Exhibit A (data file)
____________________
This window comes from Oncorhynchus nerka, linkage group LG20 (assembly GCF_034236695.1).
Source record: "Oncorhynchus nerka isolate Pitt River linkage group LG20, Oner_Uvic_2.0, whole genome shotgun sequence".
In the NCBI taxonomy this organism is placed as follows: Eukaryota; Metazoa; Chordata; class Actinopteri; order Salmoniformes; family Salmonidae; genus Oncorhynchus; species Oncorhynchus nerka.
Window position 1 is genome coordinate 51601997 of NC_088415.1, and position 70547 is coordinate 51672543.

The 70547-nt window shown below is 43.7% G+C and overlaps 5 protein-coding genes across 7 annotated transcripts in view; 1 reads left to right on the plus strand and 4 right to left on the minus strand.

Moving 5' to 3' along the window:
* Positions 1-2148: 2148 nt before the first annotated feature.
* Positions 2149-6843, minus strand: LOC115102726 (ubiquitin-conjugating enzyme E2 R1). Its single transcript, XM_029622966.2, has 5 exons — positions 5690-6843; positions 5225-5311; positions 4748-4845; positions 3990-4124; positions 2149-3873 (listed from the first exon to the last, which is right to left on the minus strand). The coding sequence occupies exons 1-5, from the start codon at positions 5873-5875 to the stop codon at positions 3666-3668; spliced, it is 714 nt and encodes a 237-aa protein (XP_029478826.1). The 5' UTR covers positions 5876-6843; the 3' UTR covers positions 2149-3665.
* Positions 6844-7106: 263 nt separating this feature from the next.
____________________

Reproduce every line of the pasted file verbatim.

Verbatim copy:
This window comes from Oncorhynchus nerka, linkage group LG20 (assembly GCF_034236695.1).
Source record: "Oncorhynchus nerka isolate Pitt River linkage group LG20, Oner_Uvic_2.0, whole genome shotgun sequence".
In the NCBI taxonomy this organism is placed as follows: Eukaryota; Metazoa; Chordata; class Actinopteri; order Salmoniformes; family Salmonidae; genus Oncorhynchus; species Oncorhynchus nerka.
Window position 1 is genome coordinate 51601997 of NC_088415.1, and position 70547 is coordinate 51672543.

The 70547-nt window shown below is 43.7% G+C and overlaps 5 protein-coding genes across 7 annotated transcripts in view; 1 reads left to right on the plus strand and 4 right to left on the minus strand.

Moving 5' to 3' along the window:
* Positions 1-2148: 2148 nt before the first annotated feature.
* Positions 2149-6843, minus strand: LOC115102726 (ubiquitin-conjugating enzyme E2 R1). Its single transcript, XM_029622966.2, has 5 exons — positions 5690-6843; positions 5225-5311; positions 4748-4845; positions 3990-4124; positions 2149-3873 (listed from the first exon to the last, which is right to left on the minus strand). The coding sequence occupies exons 1-5, from the start codon at positions 5873-5875 to the stop codon at positions 3666-3668; spliced, it is 714 nt and encodes a 237-aa protein (XP_029478826.1). The 5' UTR covers positions 5876-6843; the 3' UTR covers positions 2149-3665.
* Positions 6844-7106: 263 nt separating this feature from the next.